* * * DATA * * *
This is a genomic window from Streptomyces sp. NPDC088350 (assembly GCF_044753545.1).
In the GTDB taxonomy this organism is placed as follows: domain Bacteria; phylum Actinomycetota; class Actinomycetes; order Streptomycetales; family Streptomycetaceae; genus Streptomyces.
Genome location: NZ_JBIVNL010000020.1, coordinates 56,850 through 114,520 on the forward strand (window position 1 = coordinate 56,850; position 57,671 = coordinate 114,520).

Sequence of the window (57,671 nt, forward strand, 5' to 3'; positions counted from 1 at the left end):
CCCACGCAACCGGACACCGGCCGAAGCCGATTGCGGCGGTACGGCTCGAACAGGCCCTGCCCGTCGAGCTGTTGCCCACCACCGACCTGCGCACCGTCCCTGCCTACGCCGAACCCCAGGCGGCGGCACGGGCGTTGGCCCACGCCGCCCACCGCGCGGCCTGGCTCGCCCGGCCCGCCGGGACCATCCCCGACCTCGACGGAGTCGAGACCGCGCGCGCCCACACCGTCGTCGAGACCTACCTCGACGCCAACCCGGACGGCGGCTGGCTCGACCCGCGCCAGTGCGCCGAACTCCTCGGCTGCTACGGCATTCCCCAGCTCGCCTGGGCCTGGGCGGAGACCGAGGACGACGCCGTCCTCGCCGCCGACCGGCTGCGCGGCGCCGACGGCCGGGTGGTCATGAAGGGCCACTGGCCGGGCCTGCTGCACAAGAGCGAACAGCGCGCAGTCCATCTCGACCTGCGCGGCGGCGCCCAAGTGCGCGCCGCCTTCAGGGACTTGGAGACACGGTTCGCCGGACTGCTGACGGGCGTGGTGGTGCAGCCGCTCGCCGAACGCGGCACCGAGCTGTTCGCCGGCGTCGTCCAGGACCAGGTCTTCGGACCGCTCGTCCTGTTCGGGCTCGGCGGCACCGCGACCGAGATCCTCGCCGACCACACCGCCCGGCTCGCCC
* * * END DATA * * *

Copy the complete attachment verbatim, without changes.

This is a genomic window from Streptomyces sp. NPDC088350 (assembly GCF_044753545.1).
In the GTDB taxonomy this organism is placed as follows: domain Bacteria; phylum Actinomycetota; class Actinomycetes; order Streptomycetales; family Streptomycetaceae; genus Streptomyces.
Genome location: NZ_JBIVNL010000020.1, coordinates 56,850 through 114,520 on the forward strand (window position 1 = coordinate 56,850; position 57,671 = coordinate 114,520).

Sequence of the window (57,671 nt, forward strand, 5' to 3'; positions counted from 1 at the left end):
CCCACGCAACCGGACACCGGCCGAAGCCGATTGCGGCGGTACGGCTCGAACAGGCCCTGCCCGTCGAGCTGTTGCCCACCACCGACCTGCGCACCGTCCCTGCCTACGCCGAACCCCAGGCGGCGGCACGGGCGTTGGCCCACGCCGCCCACCGCGCGGCCTGGCTCGCCCGGCCCGCCGGGACCATCCCCGACCTCGACGGAGTCGAGACCGCGCGCGCCCACACCGTCGTCGAGACCTACCTCGACGCCAACCCGGACGGCGGCTGGCTCGACCCGCGCCAGTGCGCCGAACTCCTCGGCTGCTACGGCATTCCCCAGCTCGCCTGGGCCTGGGCGGAGACCGAGGACGACGCCGTCCTCGCCGCCGACCGGCTGCGCGGCGCCGACGGCCGGGTGGTCATGAAGGGCCACTGGCCGGGCCTGCTGCACAAGAGCGAACAGCGCGCAGTCCATCTCGACCTGCGCGGCGGCGCCCAAGTGCGCGCCGCCTTCAGGGACTTGGAGACACGGTTCGCCGGACTGCTGACGGGCGTGGTGGTGCAGCCGCTCGCCGAACGCGGCACCGAGCTGTTCGCCGGCGTCGTCCAGGACCAGGTCTTCGGACCGCTCGTCCTGTTCGGGCTCGGCGGCACCGCGACCGAGATCCTCGCCGACCACACCGCCCGGCTCGCCC